Several times in the book, the author mentions "Yoga and the Quest for the True Self" by Stephen Cope.  I respect the author enough that I wanted to follow up on the Cope book but it is not available in Kindle, my main source for books since they are delivered immediately and take no space, besides being quite a bit cheaper.  I realize my local libraries loan books for free but I like having my own copy and I like the convenience of highlighting important parts and sharing the highlights with followers on Twitter. I have even gotten to the point of making use of both audio and print versions of a book.  The audio gives voice tone and tells things that print doesn't but sometimes a name needs to be spelled out to make further research possible.


I ordered a used copy of the Cope book and read it on our recent trip.  In some ways, it seems to be the typical story of a lost soul, pining for answers and understanding of both inner identity and dealing with life's issues.  Cope worked at Kripalu, a famous yoga center in western Massachusetts for quite a while.  He tells the story of a man who was the main resident guru during that time.  This man sought higher levels of yogic achievement, to the extent of being so focused on his practice that he forgot to eat and needed constant care from others.  After a long period of working and teaching yoga, Cope got the idea that "this whole thing is probably much simpler than we make it."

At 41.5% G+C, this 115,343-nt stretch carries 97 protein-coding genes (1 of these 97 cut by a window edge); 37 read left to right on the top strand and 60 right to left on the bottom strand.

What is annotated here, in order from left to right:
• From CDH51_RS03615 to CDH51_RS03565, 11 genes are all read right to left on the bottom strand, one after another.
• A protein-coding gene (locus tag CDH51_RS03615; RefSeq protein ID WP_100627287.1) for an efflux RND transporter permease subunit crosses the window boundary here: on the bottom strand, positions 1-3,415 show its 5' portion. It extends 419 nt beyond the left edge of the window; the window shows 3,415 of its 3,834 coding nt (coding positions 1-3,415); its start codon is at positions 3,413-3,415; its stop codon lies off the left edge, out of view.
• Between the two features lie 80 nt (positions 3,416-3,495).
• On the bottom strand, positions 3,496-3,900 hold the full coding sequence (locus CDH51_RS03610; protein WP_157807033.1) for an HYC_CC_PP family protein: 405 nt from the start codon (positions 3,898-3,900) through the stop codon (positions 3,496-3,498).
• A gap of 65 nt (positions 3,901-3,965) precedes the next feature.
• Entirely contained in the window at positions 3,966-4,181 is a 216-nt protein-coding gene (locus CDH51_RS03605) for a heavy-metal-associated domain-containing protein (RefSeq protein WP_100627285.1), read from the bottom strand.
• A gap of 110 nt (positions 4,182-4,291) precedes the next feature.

He goes on to say that he found he was tired of practicing, tired of meditating, tired of eating right.


Such a reaction is fine, it seems to me.  We can search for peak experiences and we get peak experiences, often when we don't expect them.  Discipline and application are fine and necessary but there will be periods when we have to just sit and be where we are, not especially enlightened, not especially charmed or excited, just breathing.  We can't help that we are built for excitement seeking, for striving, for achieving.  But the times when we tire out, when we don't want another delicious bite or any further thrill, those are fine times to notice that sight, and touch, and balance and friends and many other ordinary, everyday things are, in fact, marvels.



--
Bill
Main blog: Fear, Fun and Filoz
Main web site: Kirbyvariety


Thursday, June 18, 2015